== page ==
I saw the post above, written by Elle Barts.
It is perhaps a bit harsh, but it carries a lot of truth. Our beliefs about ourselves and the world stem from our experiences, and Omar’s experiences and understanding of self and others was influenced by the public discourse.
However, what this teaches us is not that we should blame America, the world, or anyone else… it teaches us two things: a) progress IS possible, especially when that progress means respecting and loving one another; b) kindness and education are the answer.
While I think it’s bizarre to be able to acquire AK-47 just like that, and there needs to be a tangible gun reform, I don’t think it can stop at that. We still have racism in this country, and sexism, and homophobia, and transphobia, and poverty, and gang violence, and lack of religious tolerance, and … you name it.
As long as this exists, to such a large degree, we are certainly not living to the promise this country was built upon or, perhaps more importantly, to its potential.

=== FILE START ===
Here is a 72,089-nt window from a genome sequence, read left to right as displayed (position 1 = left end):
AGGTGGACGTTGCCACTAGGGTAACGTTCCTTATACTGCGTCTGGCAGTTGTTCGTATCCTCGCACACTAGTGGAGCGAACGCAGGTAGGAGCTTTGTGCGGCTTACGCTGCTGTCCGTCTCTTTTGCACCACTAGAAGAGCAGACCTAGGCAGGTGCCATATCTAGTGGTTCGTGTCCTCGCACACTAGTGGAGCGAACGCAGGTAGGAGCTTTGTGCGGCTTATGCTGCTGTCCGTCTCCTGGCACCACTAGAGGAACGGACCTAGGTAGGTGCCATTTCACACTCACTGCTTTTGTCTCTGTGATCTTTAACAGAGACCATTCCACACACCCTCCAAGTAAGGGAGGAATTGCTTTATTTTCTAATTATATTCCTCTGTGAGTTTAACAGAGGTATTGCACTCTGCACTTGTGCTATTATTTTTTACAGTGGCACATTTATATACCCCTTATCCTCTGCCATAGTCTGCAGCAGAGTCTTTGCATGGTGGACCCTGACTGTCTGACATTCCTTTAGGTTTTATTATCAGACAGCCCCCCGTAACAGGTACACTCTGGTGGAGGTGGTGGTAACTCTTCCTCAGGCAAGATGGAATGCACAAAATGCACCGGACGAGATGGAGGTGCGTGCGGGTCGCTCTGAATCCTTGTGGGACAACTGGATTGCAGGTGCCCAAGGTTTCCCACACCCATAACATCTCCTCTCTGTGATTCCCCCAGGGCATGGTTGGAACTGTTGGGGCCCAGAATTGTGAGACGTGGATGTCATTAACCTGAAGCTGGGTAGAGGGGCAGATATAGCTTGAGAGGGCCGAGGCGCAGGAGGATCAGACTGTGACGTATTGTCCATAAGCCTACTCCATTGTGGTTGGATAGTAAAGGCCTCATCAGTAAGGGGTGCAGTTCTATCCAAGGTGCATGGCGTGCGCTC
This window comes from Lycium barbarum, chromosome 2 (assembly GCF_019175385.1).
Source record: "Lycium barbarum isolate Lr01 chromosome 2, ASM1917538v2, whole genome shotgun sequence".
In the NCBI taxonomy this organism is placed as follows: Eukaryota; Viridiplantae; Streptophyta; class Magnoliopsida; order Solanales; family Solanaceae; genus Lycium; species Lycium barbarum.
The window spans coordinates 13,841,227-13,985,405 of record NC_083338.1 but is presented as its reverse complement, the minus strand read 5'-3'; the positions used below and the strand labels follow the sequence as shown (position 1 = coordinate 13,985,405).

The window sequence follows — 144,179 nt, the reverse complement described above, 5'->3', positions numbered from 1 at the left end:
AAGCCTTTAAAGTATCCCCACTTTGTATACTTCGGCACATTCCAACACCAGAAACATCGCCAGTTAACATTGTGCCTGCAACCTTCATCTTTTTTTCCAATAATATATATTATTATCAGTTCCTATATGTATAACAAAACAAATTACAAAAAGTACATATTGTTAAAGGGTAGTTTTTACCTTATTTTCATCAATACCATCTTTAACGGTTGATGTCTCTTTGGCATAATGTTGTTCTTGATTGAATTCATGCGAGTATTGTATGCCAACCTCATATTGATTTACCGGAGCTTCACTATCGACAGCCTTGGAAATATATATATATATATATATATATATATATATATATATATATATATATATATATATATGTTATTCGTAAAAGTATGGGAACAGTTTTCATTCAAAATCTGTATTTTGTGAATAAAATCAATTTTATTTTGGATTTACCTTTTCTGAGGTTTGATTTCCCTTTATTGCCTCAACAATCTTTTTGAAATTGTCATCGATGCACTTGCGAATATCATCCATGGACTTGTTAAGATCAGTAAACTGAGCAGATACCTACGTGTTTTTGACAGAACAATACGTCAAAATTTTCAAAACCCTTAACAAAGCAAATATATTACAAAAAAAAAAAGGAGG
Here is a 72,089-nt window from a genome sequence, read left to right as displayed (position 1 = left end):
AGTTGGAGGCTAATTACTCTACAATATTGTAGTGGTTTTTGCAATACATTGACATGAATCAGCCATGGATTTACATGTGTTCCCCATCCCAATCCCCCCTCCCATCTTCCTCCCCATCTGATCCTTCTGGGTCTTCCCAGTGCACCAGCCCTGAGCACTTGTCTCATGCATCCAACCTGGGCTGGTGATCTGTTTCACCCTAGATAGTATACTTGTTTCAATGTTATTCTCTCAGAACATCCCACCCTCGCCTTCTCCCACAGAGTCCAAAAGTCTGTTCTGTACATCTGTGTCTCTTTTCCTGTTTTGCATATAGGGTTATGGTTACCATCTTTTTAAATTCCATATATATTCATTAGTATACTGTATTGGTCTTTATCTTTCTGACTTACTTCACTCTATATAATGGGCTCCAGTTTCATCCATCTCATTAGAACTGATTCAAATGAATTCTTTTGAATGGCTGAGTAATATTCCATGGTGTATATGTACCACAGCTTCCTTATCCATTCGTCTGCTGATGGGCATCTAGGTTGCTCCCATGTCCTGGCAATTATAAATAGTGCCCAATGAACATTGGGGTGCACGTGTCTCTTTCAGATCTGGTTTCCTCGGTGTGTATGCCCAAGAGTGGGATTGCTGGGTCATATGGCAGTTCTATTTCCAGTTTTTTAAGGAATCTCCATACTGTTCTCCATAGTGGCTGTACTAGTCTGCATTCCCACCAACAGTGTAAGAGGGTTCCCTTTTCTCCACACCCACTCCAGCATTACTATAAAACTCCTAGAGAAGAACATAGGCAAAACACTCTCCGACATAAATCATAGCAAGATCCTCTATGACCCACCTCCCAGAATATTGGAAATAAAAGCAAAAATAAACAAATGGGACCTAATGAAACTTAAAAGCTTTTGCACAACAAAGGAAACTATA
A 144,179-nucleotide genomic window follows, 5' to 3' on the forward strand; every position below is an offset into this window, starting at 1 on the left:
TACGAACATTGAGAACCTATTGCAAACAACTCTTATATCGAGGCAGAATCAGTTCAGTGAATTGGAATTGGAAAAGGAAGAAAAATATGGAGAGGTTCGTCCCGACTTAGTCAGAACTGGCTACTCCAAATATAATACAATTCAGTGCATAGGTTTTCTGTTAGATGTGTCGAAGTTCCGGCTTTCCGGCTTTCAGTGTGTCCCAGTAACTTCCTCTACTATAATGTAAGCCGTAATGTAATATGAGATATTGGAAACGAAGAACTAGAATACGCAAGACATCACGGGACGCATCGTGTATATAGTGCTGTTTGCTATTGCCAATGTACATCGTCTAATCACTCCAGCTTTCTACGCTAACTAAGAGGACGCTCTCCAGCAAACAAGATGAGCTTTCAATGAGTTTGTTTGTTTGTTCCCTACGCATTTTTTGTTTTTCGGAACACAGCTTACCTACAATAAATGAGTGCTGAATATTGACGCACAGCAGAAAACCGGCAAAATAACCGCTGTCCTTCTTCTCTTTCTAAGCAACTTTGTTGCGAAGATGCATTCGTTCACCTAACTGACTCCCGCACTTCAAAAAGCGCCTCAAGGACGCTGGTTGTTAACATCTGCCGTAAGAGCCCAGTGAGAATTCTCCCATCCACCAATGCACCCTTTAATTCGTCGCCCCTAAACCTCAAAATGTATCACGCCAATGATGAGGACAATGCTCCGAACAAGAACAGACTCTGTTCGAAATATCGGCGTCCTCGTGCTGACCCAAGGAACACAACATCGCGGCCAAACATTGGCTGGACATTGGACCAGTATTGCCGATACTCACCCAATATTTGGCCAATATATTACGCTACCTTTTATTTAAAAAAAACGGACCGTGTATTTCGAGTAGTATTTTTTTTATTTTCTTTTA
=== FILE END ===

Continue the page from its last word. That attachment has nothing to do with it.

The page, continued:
What makes America fundamentally so beautiful, so unique, so appealing, and so unconquerable, is its diversity. If we cannot embrace it, protect it, and teach our children to respect it — then, what hope is there for us or for the rest of the humanity? Diversity is a fact of life.
Let’s stop paying lip service to a “senseless” shooting (I didn’t know there was a mass shooting of innocents that made sense??) and actually take some action. The families that lost their loved once have no use for pundits debating; their loved ones have been killed while going out for a drink and dancing. That could have been *any* of us or our dear ones.
Wondering how to take action? 1. Be kind. 2. Call your Senator and Representative and tell them to do their jobs (that means passing legislation that *actually* solves problems…instead of bickering and not getting anything done.) 3. Stand up to any kind of injustice when you face it — whether it’s happening to you or not. 4. Ask yourself how you’d feel if you had been in that club or if you had lost a loved one: in Orlando, or any other place. Just feel it. Compassion is a good thing.
Finally, to paraphrase someone great, let us “highly resolve that these dead shall not have died in vain.”
Change happens with each of us.